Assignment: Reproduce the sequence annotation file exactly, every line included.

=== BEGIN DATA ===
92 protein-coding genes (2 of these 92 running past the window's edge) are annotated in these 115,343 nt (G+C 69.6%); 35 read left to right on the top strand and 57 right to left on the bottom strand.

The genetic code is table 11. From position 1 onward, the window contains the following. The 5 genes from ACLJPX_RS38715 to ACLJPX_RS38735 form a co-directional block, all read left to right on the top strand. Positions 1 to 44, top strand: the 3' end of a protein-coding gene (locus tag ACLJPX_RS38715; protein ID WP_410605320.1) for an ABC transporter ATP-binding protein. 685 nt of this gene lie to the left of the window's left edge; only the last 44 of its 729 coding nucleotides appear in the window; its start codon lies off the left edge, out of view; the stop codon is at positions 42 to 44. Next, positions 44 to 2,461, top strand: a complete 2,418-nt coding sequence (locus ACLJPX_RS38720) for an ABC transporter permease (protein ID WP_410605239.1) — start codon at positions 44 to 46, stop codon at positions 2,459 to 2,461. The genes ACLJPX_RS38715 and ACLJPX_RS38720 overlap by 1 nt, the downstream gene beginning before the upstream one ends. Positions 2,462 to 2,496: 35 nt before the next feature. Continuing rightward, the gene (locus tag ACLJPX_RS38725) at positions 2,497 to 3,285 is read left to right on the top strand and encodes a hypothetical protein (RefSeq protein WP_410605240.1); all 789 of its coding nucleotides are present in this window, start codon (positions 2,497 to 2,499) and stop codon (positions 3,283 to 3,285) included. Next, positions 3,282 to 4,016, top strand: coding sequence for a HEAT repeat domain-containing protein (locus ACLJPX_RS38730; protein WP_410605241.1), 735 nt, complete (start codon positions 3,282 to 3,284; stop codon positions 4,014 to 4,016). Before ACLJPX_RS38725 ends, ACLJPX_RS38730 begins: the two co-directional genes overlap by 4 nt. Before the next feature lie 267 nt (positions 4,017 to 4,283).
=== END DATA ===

92 protein-coding genes (2 of these 92 running past the window's edge) are annotated in these 115,343 nt (G+C 69.6%); 35 read left to right on the top strand and 57 right to left on the bottom strand.

The genetic code is table 11. From position 1 onward, the window contains the following. The 5 genes from ACLJPX_RS38715 to ACLJPX_RS38735 form a co-directional block, all read left to right on the top strand. Positions 1 to 44, top strand: the 3' end of a protein-coding gene (locus tag ACLJPX_RS38715; protein ID WP_410605320.1) for an ABC transporter ATP-binding protein. 685 nt of this gene lie to the left of the window's left edge; only the last 44 of its 729 coding nucleotides appear in the window; its start codon lies off the left edge, out of view; the stop codon is at positions 42 to 44. Next, positions 44 to 2,461, top strand: a complete 2,418-nt coding sequence (locus ACLJPX_RS38720) for an ABC transporter permease (protein ID WP_410605239.1) — start codon at positions 44 to 46, stop codon at positions 2,459 to 2,461. The genes ACLJPX_RS38715 and ACLJPX_RS38720 overlap by 1 nt, the downstream gene beginning before the upstream one ends. Positions 2,462 to 2,496: 35 nt before the next feature. Continuing rightward, the gene (locus tag ACLJPX_RS38725) at positions 2,497 to 3,285 is read left to right on the top strand and encodes a hypothetical protein (RefSeq protein WP_410605240.1); all 789 of its coding nucleotides are present in this window, start codon (positions 2,497 to 2,499) and stop codon (positions 3,283 to 3,285) included. Next, positions 3,282 to 4,016, top strand: coding sequence for a HEAT repeat domain-containing protein (locus ACLJPX_RS38730; protein WP_410605241.1), 735 nt, complete (start codon positions 3,282 to 3,284; stop codon positions 4,014 to 4,016). Before ACLJPX_RS38725 ends, ACLJPX_RS38730 begins: the two co-directional genes overlap by 4 nt. Before the next feature lie 267 nt (positions 4,017 to 4,283).